The recipe is similar to my Currywurst one, so feel free to make double the amount for two different Northern European dirty favourites!

Once again, I highly recommend prepping the carrots in advance, they’re dead simple to prepare but it makes all the difference when they’ve had time to marinate.

You’ll need:

  • Two medium sized carrots (per person)
  • 1tbs Smoked paprika,
  • 1 tsp Dijon mustard,
  • 1-2 drops of liquid smoke,
  • 1tbs of cider vinegar,
  • 1tbs of light soy sauce,
  • 1tsp Garlic infused oil
  • 10ml water

Remoulade:

  • 3tbs vegan mayo,
  • 1/4 tsp curry powder,
  • 1 small gherkin, chopped,
  • handful of parsley, chopped,
  • 1tsp Dijon mustard,
  • 1tsp sugar,
  • 1tbs finely chopped onion
  • 2 chopped capers

To serve:

  • Ketchup (the Danes have a special hotdog ketchup, which I got from Scandi Kitchen but regular ketchup will also work)
  • Mustard
  • Handful of crispy fried onions
  • 1 Sandwich gherkin or 3-4 gherkin slices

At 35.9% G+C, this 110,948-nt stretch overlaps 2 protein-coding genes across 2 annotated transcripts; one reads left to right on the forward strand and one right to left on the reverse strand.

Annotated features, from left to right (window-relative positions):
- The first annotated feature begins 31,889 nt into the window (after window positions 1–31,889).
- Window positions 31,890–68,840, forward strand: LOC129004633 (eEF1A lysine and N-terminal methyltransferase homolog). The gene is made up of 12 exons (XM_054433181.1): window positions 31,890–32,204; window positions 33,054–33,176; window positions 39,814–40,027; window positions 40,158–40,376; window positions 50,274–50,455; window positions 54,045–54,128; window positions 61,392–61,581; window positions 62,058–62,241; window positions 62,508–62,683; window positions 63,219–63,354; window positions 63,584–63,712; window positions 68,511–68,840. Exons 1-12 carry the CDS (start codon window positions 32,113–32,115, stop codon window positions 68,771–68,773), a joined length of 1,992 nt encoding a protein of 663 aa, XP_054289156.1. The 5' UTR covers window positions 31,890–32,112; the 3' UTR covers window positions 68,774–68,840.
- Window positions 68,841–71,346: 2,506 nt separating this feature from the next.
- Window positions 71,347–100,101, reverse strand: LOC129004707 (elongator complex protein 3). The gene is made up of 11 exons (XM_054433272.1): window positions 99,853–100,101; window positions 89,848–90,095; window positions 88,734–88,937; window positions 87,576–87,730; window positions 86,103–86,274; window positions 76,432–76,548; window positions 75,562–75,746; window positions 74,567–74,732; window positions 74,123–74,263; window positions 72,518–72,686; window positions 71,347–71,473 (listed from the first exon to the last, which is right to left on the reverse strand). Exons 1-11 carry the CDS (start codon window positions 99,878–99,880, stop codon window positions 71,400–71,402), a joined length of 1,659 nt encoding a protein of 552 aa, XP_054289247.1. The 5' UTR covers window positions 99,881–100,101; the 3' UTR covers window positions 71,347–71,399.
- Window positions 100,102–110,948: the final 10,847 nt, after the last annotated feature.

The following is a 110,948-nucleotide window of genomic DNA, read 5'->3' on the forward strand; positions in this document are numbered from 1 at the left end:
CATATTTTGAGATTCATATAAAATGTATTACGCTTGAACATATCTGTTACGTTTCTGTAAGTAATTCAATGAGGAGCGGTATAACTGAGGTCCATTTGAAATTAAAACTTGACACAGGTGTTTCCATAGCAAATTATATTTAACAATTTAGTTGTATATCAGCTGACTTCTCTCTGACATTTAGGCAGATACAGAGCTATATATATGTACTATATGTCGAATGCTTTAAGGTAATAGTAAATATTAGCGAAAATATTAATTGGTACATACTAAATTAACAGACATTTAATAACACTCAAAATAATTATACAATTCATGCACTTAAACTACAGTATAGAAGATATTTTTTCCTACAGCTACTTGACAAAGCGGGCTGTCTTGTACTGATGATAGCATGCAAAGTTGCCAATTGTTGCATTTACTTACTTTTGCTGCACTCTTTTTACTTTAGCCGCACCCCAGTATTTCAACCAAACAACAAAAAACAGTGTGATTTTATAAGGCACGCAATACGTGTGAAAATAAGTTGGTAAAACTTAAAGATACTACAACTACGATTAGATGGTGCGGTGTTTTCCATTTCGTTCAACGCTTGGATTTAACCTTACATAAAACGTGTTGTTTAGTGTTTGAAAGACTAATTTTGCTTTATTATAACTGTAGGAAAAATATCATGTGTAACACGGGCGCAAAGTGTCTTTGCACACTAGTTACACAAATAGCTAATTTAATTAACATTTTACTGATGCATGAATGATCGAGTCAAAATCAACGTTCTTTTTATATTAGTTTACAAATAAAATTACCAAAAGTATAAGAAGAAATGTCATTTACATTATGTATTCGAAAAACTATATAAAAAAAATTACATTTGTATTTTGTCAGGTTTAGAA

• 1tbs of chopped onion

Begin by topping and tailing the carrots and “carving” to make rounded ends, a bit like a wurst or hotdog style sausage. Peel the carrots and simmer in salted water on a medium heat until soft. Don’t over boil because they’ll fall apart and be of no use to anyone! You want the knife to slide through but not disintegrate when you lift them. When they’re done leave them to dry out and cool.

When they’re dry put them in a freezer bag or container to marinate with the paprika, cider vinegar, oil,  liquid smoke, mustard and soy sauce. Leave them to soak up the flavours for 3-4 hours or best, overnight. They’ll keep for a few days in the fridge if you’re making them well in advance.

Remoulade to the Danes is what brown sauce is to Brits or fish sauce is to the Thai, to make this curry infused mayonnaise sauce is rather easy. Simply, add all the ingredients and mix into a creamy, piquant sauce. Once mixed, Set aside.

To cook the hotdogs, simply take them out of the marinade and brown them in a pan, remembering to turn them. Once brown on all sides, they’re ready to load up!

Home your dog in a hotdog bun and top it with all of the toppings. Start with the ketchup, mustard and remoulade. Then the gherkins and the onions.